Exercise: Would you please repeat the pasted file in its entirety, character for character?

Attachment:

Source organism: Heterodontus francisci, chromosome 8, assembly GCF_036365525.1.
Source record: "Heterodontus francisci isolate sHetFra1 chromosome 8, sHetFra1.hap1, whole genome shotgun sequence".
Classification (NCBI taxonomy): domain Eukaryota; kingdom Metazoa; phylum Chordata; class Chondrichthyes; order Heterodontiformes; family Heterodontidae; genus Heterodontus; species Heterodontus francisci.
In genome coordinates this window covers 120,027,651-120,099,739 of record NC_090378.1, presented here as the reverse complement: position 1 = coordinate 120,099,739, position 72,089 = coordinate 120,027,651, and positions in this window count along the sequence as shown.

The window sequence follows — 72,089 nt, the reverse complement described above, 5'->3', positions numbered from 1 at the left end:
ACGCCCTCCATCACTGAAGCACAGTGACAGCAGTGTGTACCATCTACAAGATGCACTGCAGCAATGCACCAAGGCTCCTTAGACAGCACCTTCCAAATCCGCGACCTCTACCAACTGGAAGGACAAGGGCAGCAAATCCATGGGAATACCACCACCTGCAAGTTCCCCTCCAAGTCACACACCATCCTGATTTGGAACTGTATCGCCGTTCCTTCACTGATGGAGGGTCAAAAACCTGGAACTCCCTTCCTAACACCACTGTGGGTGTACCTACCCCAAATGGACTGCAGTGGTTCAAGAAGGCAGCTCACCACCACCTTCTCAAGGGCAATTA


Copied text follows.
Source organism: Heterodontus francisci, chromosome 8, assembly GCF_036365525.1.
Source record: "Heterodontus francisci isolate sHetFra1 chromosome 8, sHetFra1.hap1, whole genome shotgun sequence".
Classification (NCBI taxonomy): domain Eukaryota; kingdom Metazoa; phylum Chordata; class Chondrichthyes; order Heterodontiformes; family Heterodontidae; genus Heterodontus; species Heterodontus francisci.
In genome coordinates this window covers 120,027,651-120,099,739 of record NC_090378.1, presented here as the reverse complement: position 1 = coordinate 120,099,739, position 72,089 = coordinate 120,027,651, and positions in this window count along the sequence as shown.

The window sequence follows — 72,089 nt, the reverse complement described above, 5'->3', positions numbered from 1 at the left end:
ACGCCCTCCATCACTGAAGCACAGTGACAGCAGTGTGTACCATCTACAAGATGCACTGCAGCAATGCACCAAGGCTCCTTAGACAGCACCTTCCAAATCCGCGACCTCTACCAACTGGAAGGACAAGGGCAGCAAATCCATGGGAATACCACCACCTGCAAGTTCCCCTCCAAGTCACACACCATCCTGATTTGGAACTGTATCGCCGTTCCTTCACTGATGGAGGGTCAAAAACCTGGAACTCCCTTCCTAACACCACTGTGGGTGTACCTACCCCAAATGGACTGCAGTGGTTCAAGAAGGCAGCTCACCACCACCTTCTCAAGGGCAATTA